For adult events, it's much more likely that players without International ratings will be given estimates for pairing purposes based on their national grades or ratings. Unlike England (or Yorkshire), India doesn't have a domestic rating or grading system.

NickFaulks
Posts: 5189
Joined: Sat Jan 02, 2010 1:28 pm

Re: White wins in two moves and other matters

Post by NickFaulks » Wed Dec 21, 2016 9:26 pm

Roger de Coverly wrote: You can blame FIDE for that one.
Even by the standards of your fevered imagination, that is a remarkable statement. What on earth do you believe FIDE regulations have to say about awarding byes based on alphabetical order?

Ian Thompson
Posts: 2162
Joined: Wed Jul 02, 2008 4:31 pm
Location: Awbridge, Hampshire

Re: White wins in two moves and other matters

Post by Ian Thompson » Wed Dec 21, 2016 9:28 pm

DonaldMoir wrote:Last week one of our children, named Vicksho, was sad to miss the second game out of his five for this reason.
I see he got a bye in Round 2 of the Weekend U1600 event, but played all his other games, so I'm not sure which event you're referring to.

In any case, the FIDE pairing rules prohibit a player from getting a bye if they've had a free point, or half point, already, for any reason. For example, you can't be given the bye twice in a tournament, nor can you be given the bye if you've previously had a walkover win, or taken a half-point bye.

Roger de Coverly
Posts: 18212
Joined: Tue Apr 15, 2008 2:51 pm

Re: White wins in two moves and other matters

Post by Roger de Coverly » Wed Dec 21, 2016 9:40 pm

NickFaulks wrote: What on earth do you believe FIDE regulations have to say about awarding byes based on alphabetical order?
Don't you realise why?

FIDE pairing systems work by ranking the players. The effect of this is that the bottom ranked player will get the bye if there's an odd number. The CAA British system avoids this by floating or giving the bye to the median.

Next ask yourself who is the lowest ranked player? Obvious if every player has a rating, less so if they don't. Particularly in large Junior events it's the established practice that players without ratings are treated as having a zero rating and are ranked in alphabetic order. Now think of the likely consequence of being both unrated and at the end of the alphabet. Do you not think such a player would be most likely to get the bye and very possibly in repeated events until they escaped by getting a rating? Now think about how to avoid this? How else would you do so without changing the FIDE pairing rules?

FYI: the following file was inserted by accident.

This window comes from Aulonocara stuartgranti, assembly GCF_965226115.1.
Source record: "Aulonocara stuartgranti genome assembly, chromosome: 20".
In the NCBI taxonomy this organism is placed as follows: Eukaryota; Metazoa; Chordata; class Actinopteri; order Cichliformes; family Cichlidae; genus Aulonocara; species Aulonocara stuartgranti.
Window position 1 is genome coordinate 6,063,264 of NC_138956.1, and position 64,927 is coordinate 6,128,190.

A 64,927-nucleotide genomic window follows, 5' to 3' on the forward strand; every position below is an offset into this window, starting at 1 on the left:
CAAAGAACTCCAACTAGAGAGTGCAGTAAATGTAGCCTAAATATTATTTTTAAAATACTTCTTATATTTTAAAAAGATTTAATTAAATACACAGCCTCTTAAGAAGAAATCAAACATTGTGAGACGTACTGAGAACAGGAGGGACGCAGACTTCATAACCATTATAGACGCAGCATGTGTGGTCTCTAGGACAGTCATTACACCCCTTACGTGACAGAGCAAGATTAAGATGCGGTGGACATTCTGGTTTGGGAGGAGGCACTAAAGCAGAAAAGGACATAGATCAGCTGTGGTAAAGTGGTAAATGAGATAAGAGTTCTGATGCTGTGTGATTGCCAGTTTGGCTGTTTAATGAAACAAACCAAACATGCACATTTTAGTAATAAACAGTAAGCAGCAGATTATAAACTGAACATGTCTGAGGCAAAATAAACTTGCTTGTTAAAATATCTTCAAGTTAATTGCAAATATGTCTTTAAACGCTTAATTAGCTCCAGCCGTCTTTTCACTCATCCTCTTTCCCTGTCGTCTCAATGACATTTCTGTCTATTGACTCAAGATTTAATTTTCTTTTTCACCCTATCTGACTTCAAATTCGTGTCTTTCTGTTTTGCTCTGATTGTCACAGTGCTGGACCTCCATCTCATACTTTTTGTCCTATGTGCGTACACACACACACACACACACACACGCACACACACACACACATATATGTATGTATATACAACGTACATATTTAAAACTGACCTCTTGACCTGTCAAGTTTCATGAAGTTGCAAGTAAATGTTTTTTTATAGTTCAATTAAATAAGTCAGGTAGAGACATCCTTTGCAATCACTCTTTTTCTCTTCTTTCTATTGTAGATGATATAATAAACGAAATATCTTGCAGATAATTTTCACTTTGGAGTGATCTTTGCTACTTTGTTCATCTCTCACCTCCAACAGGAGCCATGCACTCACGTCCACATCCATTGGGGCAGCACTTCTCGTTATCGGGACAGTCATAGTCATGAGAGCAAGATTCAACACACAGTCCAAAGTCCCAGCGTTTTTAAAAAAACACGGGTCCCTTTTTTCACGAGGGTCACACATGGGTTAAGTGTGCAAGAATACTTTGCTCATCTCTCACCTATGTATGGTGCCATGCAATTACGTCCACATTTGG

So it is the fault of those who devise FIDE regulations and arguably arbiters who feel obliged to apply them in an inflexible manner. The problem of those at the end of the alphabet being favoured or plagued with byes would be alleviated by assigning pairing numbers for the unrated in a random manner to follow the rated. The pairing programs will do the rest.

DonaldMoir
Posts: 15
Joined: Tue Dec 20, 2016 1:43 pm

Re: White wins in two moves and other matters

Post by DonaldMoir » Wed Dec 21, 2016 9:50 pm

Yes, Vicksho played in the U1600 W/E tournament and, because of the bye, missed one of his five games. Fortunately, he got a win in time to avoid a bye in the Super Rapidplay.

It's not a big deal, but it happens to him, Yojith, and a few other kids unfortunate enough to have been given low-alphabet names on a regular basis.

I am not sure why the Swiss pairing program cannot simply chose the bye player randomly from those on the lowest points level. The advice to avoid this by getting an official grade is easier said than done. Vicksho has only been playing chess for one year.

NickFaulks
Posts: 5189
Joined: Sat Jan 02, 2010 1:28 pm

Re: White wins in two moves and other matters

Post by NickFaulks » Wed Dec 21, 2016 10:33 pm

Roger de Coverly wrote: Don't you realise why?
We have had similar discussions before. Just because FIDE cannot think of every possible discriminatory way of producing pairings while staying within the letter of their regulations and ban them individually, that does not mean it is their fault when organisers go out of their way to do that.

Roger de Coverly
Posts: 18212
Joined: Tue Apr 15, 2008 2:51 pm

Re: White wins in two moves and other matters

Post by Roger de Coverly » Wed Dec 21, 2016 11:14 pm

NickFaulks wrote: that does not mean it is their fault when organisers go out of their way to do that.
The ethos of FIDE's monitoring of pairing methods is that it's very much opposed to arbiters using tricks to amend the pairings in some manner or other. Given FIDE's continued enthusiasm for awarding titles as prizes, why is it so opposed to arbiters doing a little rule bending on occasion?